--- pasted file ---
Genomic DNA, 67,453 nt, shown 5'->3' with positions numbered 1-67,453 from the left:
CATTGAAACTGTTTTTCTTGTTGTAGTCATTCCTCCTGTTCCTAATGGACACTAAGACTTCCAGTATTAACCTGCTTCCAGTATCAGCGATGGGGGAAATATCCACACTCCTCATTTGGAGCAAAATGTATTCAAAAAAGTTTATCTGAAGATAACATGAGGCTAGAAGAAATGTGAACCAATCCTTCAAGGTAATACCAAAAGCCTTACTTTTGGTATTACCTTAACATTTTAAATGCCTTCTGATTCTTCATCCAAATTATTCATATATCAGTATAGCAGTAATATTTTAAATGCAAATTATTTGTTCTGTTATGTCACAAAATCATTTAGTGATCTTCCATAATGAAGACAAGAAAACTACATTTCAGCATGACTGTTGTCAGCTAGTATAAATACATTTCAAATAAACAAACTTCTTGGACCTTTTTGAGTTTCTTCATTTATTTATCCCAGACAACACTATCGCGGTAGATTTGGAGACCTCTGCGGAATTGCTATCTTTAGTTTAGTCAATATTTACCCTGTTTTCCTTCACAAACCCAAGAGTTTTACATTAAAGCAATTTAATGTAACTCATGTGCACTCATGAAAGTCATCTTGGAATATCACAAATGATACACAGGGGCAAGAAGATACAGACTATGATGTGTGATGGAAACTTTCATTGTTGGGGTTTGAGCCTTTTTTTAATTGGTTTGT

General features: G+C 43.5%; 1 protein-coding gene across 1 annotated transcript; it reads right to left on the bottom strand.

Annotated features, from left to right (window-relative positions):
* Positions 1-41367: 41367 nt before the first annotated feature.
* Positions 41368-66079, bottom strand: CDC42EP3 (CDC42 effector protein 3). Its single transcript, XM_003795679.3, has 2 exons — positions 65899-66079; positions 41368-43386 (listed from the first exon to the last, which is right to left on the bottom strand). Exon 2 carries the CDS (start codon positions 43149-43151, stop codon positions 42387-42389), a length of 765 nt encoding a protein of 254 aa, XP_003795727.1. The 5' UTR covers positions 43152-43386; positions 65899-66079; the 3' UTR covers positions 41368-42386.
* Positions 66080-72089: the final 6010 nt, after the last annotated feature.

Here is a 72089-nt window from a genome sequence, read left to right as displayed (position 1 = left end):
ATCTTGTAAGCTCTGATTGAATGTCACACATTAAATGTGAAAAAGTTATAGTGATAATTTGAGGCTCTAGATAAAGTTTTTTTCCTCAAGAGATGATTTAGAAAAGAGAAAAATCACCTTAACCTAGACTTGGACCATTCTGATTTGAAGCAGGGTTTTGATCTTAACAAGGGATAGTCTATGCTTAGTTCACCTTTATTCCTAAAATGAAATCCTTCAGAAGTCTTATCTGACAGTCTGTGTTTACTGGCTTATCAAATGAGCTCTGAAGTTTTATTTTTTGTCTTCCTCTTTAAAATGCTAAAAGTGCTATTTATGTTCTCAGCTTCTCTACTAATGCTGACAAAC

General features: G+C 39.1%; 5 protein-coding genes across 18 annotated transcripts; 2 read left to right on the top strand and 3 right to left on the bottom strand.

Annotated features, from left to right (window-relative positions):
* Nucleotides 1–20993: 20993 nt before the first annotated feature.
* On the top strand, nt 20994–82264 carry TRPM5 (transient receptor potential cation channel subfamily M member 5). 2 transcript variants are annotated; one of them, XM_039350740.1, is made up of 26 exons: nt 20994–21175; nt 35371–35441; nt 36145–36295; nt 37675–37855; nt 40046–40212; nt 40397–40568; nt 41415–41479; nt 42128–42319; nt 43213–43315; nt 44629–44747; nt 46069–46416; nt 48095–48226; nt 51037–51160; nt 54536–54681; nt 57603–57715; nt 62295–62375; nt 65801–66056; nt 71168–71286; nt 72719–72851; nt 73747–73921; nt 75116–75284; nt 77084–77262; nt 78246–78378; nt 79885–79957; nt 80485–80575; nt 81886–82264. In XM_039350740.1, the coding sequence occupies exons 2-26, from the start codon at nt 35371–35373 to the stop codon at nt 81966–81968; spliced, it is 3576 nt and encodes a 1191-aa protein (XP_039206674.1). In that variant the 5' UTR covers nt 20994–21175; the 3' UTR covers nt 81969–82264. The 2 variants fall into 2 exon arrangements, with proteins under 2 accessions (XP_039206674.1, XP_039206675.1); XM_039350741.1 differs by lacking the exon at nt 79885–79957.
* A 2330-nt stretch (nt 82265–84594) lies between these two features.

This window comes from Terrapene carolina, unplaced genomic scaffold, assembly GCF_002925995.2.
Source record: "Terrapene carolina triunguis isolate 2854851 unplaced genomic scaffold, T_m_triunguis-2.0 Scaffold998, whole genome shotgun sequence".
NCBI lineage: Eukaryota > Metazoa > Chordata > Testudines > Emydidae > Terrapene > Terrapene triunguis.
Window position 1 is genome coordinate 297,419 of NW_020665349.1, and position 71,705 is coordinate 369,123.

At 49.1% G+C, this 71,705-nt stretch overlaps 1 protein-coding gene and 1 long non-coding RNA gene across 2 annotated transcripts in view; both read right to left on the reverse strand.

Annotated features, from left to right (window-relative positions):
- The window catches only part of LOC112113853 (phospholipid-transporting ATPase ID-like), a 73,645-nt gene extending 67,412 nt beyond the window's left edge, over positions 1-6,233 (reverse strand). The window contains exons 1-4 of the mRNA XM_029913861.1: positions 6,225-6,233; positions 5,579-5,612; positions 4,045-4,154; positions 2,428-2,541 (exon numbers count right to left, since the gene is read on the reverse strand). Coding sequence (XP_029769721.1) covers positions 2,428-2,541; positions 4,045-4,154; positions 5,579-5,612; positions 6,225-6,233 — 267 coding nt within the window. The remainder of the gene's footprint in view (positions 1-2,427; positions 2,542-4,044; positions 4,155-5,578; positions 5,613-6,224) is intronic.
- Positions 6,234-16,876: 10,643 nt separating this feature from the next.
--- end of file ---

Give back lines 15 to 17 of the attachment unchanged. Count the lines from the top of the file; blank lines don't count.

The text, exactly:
This window comes from Terrapene carolina, unplaced genomic scaffold, assembly GCF_002925995.2.
Source record: "Terrapene carolina triunguis isolate 2854851 unplaced genomic scaffold, T_m_triunguis-2.0 Scaffold998, whole genome shotgun sequence".
NCBI lineage: Eukaryota > Metazoa > Chordata > Testudines > Emydidae > Terrapene > Terrapene triunguis.